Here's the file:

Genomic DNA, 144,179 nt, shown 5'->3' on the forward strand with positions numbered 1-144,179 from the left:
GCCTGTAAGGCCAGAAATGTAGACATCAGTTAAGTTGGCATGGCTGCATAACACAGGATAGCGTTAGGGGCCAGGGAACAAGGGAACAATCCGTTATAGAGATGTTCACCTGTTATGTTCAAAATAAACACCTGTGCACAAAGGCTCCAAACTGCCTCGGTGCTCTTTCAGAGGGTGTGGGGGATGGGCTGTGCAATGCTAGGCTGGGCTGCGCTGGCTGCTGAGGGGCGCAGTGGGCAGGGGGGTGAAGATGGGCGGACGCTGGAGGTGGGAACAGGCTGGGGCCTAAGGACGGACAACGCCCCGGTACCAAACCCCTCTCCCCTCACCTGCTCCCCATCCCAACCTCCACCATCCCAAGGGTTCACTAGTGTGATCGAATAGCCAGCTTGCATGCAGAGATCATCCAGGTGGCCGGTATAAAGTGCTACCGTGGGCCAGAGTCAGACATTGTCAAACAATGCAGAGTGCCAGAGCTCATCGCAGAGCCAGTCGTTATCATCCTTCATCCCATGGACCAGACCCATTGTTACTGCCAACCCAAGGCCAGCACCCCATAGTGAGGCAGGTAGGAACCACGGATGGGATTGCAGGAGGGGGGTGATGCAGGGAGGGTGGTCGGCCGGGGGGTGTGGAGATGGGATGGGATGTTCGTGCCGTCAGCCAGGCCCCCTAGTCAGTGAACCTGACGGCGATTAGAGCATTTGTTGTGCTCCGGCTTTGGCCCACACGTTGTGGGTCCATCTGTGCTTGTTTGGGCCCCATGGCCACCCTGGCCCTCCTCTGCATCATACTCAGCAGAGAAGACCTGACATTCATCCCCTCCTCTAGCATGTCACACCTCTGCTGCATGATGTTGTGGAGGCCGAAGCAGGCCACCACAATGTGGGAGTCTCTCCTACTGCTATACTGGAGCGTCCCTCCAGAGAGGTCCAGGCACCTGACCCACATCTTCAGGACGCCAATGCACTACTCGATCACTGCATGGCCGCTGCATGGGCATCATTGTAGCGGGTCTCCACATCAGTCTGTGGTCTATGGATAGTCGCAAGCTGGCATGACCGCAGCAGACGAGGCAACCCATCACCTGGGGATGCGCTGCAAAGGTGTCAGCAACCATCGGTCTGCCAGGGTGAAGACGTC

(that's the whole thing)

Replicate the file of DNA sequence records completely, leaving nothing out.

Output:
Genomic DNA, 144,179 nt, shown 5'->3' on the forward strand with positions numbered 1-144,179 from the left:
GCCTGTAAGGCCAGAAATGTAGACATCAGTTAAGTTGGCATGGCTGCATAACACAGGATAGCGTTAGGGGCCAGGGAACAAGGGAACAATCCGTTATAGAGATGTTCACCTGTTATGTTCAAAATAAACACCTGTGCACAAAGGCTCCAAACTGCCTCGGTGCTCTTTCAGAGGGTGTGGGGGATGGGCTGTGCAATGCTAGGCTGGGCTGCGCTGGCTGCTGAGGGGCGCAGTGGGCAGGGGGGTGAAGATGGGCGGACGCTGGAGGTGGGAACAGGCTGGGGCCTAAGGACGGACAACGCCCCGGTACCAAACCCCTCTCCCCTCACCTGCTCCCCATCCCAACCTCCACCATCCCAAGGGTTCACTAGTGTGATCGAATAGCCAGCTTGCATGCAGAGATCATCCAGGTGGCCGGTATAAAGTGCTACCGTGGGCCAGAGTCAGACATTGTCAAACAATGCAGAGTGCCAGAGCTCATCGCAGAGCCAGTCGTTATCATCCTTCATCCCATGGACCAGACCCATTGTTACTGCCAACCCAAGGCCAGCACCCCATAGTGAGGCAGGTAGGAACCACGGATGGGATTGCAGGAGGGGGGTGATGCAGGGAGGGTGGTCGGCCGGGGGGTGTGGAGATGGGATGGGATGTTCGTGCCGTCAGCCAGGCCCCCTAGTCAGTGAACCTGACGGCGATTAGAGCATTTGTTGTGCTCCGGCTTTGGCCCACACGTTGTGGGTCCATCTGTGCTTGTTTGGGCCCCATGGCCACCCTGGCCCTCCTCTGCATCATACTCAGCAGAGAAGACCTGACATTCATCCCCTCCTCTAGCATGTCACACCTCTGCTGCATGATGTTGTGGAGGCCGAAGCAGGCCACCACAATGTGGGAGTCTCTCCTACTGCTATACTGGAGCGTCCCTCCAGAGAGGTCCAGGCACCTGACCCACATCTTCAGGACGCCAATGCACTACTCGATCACTGCATGGCCGCTGCATGGGCATCATTGTAGCGGGTCTCCACATCAGTCTGTGGTCTATGGATAGTCGCAAGCTGGCATGACCGCAGCAGACGAGGCAACCCATCACCTGGGGATGCGCTGCAAAGGTGTCAGCAACCATCGGTCTGCCAGGGTGAAGACGTC